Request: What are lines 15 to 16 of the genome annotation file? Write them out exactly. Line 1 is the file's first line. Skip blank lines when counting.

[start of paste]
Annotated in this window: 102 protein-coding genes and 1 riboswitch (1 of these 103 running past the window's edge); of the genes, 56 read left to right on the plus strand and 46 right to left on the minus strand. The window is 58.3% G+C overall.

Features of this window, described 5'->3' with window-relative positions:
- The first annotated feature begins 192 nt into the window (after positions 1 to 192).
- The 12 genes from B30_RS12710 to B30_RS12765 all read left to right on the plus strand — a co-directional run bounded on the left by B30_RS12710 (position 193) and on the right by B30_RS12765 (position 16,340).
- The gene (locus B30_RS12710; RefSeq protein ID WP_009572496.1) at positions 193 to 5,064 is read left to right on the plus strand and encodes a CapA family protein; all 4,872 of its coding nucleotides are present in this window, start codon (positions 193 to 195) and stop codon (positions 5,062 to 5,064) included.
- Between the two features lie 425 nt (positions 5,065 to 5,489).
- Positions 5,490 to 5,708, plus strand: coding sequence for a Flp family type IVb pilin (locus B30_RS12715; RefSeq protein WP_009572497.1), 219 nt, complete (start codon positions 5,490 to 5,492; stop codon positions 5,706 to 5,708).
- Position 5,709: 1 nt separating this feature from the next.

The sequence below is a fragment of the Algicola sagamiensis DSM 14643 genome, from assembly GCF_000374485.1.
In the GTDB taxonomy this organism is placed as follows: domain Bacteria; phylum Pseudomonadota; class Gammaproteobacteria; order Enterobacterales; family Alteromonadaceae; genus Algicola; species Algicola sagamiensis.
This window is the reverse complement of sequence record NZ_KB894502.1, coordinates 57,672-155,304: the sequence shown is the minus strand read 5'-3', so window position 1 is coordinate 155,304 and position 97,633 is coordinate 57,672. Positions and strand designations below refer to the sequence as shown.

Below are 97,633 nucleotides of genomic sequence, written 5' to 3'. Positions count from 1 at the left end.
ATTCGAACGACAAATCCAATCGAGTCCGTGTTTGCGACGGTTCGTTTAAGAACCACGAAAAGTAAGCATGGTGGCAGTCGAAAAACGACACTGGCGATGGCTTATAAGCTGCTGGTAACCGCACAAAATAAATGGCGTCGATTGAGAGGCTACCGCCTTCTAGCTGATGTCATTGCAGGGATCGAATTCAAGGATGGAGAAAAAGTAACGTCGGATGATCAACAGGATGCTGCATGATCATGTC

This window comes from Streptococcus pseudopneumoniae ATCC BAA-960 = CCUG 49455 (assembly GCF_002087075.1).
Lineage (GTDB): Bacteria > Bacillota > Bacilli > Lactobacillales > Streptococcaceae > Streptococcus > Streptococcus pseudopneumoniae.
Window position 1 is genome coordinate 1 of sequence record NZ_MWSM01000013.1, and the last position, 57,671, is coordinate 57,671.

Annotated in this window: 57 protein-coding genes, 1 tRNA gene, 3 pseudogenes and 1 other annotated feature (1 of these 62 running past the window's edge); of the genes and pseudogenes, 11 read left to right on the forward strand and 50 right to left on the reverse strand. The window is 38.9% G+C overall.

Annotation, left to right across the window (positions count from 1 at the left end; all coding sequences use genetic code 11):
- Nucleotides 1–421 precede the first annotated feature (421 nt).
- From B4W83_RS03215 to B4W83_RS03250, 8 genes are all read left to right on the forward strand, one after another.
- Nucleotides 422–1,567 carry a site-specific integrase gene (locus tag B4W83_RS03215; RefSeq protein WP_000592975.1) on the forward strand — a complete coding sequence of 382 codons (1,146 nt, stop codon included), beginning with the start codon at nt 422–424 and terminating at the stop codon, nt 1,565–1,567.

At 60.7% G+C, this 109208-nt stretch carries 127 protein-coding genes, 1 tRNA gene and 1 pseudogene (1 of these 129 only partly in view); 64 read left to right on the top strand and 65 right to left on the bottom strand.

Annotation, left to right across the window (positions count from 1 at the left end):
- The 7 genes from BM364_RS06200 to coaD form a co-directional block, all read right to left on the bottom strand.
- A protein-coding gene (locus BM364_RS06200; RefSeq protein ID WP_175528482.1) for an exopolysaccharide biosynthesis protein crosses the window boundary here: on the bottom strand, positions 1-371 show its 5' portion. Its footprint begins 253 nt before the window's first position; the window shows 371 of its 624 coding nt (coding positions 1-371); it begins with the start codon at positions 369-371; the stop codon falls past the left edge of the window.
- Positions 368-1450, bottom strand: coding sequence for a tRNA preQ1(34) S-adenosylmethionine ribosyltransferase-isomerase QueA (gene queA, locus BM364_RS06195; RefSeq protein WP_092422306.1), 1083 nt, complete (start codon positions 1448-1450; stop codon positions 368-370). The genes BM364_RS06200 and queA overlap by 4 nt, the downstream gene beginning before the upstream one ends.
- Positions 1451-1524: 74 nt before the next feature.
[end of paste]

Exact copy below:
Lineage (GTDB): Bacteria > Bacillota > Bacilli > Lactobacillales > Streptococcaceae > Streptococcus > Streptococcus pseudopneumoniae.
Window position 1 is genome coordinate 1 of sequence record NZ_MWSM01000013.1, and the last position, 57,671, is coordinate 57,671.